Anti-Transcendentalists, and Transcendentalists

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Anti-Transcendentalists, and Transcendentalists

Post  Luoh on Tue May 12, 2009 11:17 pm

In Moby Dick, the transcendentalist values are shown in the parts before Ahab actually confronts Moby Dick. Before Ahab confronts Moby Dick, he believes that he can defeat Moby Dick, and he believes in the idea of unlimited potential of humans. While he believes in this, Ahab has the feeling that he can defeat Moby Dick, and that he WILL defeat Moby Dick. However, after he hears the prophecy of the Parsee and then the prophecy begins to become true, Ahab loses his belief (“Repair them now if ye can in time, and return to me; if not, Ahab is enough to die”). This quote shows that Ahab knows that he will die, but he still goes on to attack Moby Dick, thus ultimately leading to his death. The part where Ahab begins to lose his belief is the part where Melville has shifted to anti-Transcendentalist values.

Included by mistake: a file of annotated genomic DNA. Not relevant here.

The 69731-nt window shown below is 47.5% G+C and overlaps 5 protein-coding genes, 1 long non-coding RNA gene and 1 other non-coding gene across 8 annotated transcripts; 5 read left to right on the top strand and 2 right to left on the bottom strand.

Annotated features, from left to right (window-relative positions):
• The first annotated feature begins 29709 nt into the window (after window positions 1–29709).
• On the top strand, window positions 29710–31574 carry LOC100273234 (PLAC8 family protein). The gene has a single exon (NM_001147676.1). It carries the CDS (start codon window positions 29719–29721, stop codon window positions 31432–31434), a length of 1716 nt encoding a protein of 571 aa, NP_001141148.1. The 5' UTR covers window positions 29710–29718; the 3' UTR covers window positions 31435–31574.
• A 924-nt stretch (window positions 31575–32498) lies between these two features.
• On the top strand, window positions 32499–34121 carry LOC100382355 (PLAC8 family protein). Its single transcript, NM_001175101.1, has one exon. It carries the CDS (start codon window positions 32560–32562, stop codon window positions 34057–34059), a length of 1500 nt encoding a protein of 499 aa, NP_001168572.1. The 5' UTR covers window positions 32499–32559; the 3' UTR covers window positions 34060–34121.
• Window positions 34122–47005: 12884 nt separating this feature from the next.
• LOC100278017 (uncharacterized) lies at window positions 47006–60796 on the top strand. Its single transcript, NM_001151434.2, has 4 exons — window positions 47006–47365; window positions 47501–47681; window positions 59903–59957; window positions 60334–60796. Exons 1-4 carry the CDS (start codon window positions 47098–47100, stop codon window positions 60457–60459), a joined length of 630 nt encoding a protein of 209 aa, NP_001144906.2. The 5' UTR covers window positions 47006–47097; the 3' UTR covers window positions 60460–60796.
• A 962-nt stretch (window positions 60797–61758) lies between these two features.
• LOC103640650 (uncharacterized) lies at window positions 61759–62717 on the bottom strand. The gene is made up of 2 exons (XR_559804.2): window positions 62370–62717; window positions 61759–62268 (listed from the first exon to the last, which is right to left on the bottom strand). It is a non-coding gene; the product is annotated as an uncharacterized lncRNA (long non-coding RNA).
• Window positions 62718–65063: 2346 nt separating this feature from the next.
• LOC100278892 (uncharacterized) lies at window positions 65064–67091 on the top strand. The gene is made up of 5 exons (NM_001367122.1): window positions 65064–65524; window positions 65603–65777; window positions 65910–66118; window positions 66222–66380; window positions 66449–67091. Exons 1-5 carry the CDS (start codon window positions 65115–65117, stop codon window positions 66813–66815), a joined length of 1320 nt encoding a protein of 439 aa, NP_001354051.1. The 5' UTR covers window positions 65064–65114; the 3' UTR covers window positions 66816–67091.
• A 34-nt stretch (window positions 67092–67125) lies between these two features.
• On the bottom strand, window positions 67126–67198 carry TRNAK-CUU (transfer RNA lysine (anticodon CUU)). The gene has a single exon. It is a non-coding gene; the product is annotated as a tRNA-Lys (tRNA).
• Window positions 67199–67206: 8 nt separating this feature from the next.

Melville shows Transcendentalist values in the beginning of the story, while the anti-transcendentalist beliefs are shown from the point where the Parsee’s prophecy begins to come true.

In THE SCARLET LETTER, Hawthorne shows the transcendentalist parts of the story in the parts of the story where nature shows Hester being an individual. Hawthorne uses nature as a way to promote the transcendentalist beliefs of individualism over society. However, whenever Hester returns to society, she cannot expand, because that is not what society wants, and when she wears her scarlet A, she must be the “Hester” that the society wants her to be. When Hester is allowed to be herself, to “expand”, Hawthorne is showing his transcendentalist beliefs. However, once Hester returns to society, and cannot “expand”, Hawthorne shows his anti-transcendentalist beliefs. When Hester is being the individual Hester this is transcendentalist beliefs, whereas when she is the conforming Hester, this is anti-transcendentalist beliefs.


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